Intro to youth sports and youth activities

Intro to youth sports and youth activities

There are so many benefits to youth sports (or extracurricular activities – like band, music, or art). Some parents choose to put their kids in sports as early as 3 or 4. Others may choose to wait until 6 or 7 when the child has gotten into the swing of school. Either way, I encourage parents to get kids involved in some activity when the timing feels right for their child. Beyond the benefit of physical activity, here are a few other pros to having kids in youth sports.

Learning to be part of a team

Being a part of a team gives them much-needed exposure to concepts like working together well, and seeing that things are bigger than themselves. For example, in group sports, the team can’t win unless all the players are working together. Even if one player is playing excellently, the entire team needs to play well together for the win. 

Expanding their social network

Youth activities give kids a chance to become friends with people who have similar interests, but maybe aren’t in proximity to them normally. In other words, kids from different schools can become friends at a youth activity even if they don’t see each other throughout the week at school. This can be especially helpful for kids who maybe don’t have as many close friends at their school, or who are new to the school.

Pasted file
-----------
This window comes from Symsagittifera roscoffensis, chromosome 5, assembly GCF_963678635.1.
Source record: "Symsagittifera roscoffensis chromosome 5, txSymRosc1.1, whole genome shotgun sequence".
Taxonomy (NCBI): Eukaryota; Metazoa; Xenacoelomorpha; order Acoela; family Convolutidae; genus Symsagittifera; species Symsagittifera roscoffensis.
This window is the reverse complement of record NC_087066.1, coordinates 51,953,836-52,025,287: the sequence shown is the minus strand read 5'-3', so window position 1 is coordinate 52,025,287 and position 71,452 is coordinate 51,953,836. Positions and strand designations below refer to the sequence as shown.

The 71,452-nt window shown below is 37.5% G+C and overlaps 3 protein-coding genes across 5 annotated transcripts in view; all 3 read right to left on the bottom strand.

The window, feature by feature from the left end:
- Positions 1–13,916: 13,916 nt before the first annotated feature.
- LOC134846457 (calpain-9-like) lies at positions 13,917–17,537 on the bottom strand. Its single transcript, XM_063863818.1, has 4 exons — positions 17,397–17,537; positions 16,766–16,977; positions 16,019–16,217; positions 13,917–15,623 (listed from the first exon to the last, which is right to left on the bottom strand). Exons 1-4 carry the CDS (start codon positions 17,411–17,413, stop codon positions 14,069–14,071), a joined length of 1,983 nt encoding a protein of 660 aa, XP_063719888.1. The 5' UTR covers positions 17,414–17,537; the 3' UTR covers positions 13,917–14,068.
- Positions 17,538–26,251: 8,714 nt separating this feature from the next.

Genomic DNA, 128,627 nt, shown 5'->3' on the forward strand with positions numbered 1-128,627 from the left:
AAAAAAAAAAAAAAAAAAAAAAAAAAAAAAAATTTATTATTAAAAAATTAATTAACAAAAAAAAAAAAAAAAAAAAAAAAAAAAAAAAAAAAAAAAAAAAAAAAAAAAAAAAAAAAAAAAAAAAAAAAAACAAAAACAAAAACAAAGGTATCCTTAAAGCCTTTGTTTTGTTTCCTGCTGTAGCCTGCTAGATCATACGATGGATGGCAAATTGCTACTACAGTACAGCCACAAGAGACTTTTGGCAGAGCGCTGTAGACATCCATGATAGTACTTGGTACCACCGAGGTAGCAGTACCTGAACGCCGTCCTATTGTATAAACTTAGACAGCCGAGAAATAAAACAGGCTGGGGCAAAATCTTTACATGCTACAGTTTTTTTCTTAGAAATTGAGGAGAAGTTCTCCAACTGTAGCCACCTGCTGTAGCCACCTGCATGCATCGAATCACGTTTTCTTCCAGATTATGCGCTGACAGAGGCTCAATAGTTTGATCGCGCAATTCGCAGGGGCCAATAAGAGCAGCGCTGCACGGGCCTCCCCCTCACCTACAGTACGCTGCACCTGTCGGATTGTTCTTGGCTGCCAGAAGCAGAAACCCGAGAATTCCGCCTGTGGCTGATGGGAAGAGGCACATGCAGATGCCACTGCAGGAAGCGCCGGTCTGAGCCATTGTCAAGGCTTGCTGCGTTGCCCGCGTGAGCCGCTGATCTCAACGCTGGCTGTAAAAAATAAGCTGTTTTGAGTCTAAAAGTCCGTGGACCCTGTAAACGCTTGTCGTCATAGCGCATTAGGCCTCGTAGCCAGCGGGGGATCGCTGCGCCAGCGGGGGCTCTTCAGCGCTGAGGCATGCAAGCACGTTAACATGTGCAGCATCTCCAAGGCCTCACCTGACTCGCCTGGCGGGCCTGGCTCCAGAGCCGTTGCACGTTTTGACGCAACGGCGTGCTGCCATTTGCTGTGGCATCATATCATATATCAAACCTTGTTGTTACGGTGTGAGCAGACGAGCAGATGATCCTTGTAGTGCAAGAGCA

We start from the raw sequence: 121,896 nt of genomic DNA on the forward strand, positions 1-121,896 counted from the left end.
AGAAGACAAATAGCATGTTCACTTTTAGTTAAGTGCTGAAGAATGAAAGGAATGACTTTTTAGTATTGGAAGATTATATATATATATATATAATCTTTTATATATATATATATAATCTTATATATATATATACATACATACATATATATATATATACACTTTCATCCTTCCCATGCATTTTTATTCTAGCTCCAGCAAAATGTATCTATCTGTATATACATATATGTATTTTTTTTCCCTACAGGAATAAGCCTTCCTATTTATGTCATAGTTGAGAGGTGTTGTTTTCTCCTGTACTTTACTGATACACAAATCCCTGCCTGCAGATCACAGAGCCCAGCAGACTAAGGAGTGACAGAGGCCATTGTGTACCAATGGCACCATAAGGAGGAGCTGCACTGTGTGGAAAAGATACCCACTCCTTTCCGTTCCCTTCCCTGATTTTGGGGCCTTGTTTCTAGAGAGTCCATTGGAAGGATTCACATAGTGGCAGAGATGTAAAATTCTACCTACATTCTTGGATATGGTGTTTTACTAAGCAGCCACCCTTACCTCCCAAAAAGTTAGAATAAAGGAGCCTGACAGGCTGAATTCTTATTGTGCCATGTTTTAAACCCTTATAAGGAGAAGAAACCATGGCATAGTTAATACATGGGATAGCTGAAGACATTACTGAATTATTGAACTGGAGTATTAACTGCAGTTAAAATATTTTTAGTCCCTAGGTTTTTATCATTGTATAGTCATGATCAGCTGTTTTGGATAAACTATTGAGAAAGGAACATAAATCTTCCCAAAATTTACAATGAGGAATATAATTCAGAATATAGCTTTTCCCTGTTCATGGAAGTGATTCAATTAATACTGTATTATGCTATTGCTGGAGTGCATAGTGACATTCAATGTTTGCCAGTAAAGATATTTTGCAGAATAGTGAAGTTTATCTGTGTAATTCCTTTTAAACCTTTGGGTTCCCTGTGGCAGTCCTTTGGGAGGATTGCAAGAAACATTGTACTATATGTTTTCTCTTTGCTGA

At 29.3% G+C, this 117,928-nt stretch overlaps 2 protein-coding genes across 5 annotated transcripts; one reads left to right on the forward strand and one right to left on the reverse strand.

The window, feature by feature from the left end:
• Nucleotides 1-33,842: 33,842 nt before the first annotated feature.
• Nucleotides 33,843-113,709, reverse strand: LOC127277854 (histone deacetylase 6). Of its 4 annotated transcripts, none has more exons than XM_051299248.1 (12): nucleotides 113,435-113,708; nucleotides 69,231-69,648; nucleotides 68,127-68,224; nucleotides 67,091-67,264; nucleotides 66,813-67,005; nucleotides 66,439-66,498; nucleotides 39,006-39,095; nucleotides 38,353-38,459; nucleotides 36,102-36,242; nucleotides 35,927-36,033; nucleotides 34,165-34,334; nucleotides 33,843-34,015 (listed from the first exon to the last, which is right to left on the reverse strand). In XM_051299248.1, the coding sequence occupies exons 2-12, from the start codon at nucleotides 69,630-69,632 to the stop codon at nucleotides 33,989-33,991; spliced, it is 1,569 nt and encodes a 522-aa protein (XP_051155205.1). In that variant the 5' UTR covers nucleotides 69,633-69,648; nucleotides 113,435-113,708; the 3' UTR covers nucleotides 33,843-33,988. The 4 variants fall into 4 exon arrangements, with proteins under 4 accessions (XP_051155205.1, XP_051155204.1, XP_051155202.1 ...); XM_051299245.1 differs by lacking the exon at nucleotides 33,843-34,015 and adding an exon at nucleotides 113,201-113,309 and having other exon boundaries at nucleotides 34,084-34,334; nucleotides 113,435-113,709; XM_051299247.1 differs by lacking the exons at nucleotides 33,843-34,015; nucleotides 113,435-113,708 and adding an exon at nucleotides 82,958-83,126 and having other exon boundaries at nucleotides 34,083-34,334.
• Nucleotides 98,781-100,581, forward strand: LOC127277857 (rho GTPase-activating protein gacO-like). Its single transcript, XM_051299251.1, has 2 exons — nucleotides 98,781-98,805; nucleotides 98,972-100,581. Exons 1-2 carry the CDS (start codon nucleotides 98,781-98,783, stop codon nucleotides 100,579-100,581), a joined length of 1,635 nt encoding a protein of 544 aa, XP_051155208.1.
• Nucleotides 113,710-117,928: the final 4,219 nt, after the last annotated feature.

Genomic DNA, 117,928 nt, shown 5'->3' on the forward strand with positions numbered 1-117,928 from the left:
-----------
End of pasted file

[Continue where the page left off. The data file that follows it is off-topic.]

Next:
Growing with a new adult in charge

It is a great experience for your child to be under the influence of another grown-up. This helps them to generalize their listening skills to other people – outside of you and their teachers. Encourage them to be respectful by talking with them ahead of time about your expectations for them when someone else is in charge. Share your family values with your child as you are driving to the first practice so they know how and why to behave.

Tips for youth activities

  1. Start with something that is a short season and inexpensive.  As you are just getting started, try to find a sport or activity that is a short season that doesn’t cost too much. This will minimize the likelihood that you will quit early – or get frustrated because your kid wants to quit early (if you don’t pay too much, you won’t be as upset if it doesn’t turn out the way you want it to!)
  2. Have low expectations. I know this sounds weird, but if we have low expectations, we are more likely to be pleased at the end. Don’t go into the first couple of experiences with the expectation that your child is going to LOVE it or be amazing at it. That’s okay! If you go into it knowing it may just be a luke-warm response from your child, you are less likely to be disappointed. 
  3. Remember what the whole point is. The point for youth activities is to give them something to do, learn to be a part of a time, expand their social network and follow instructions from another adult. If they are running around or staring at the wall for most of the game – that’s okay. If they are having fun, that’s the best part.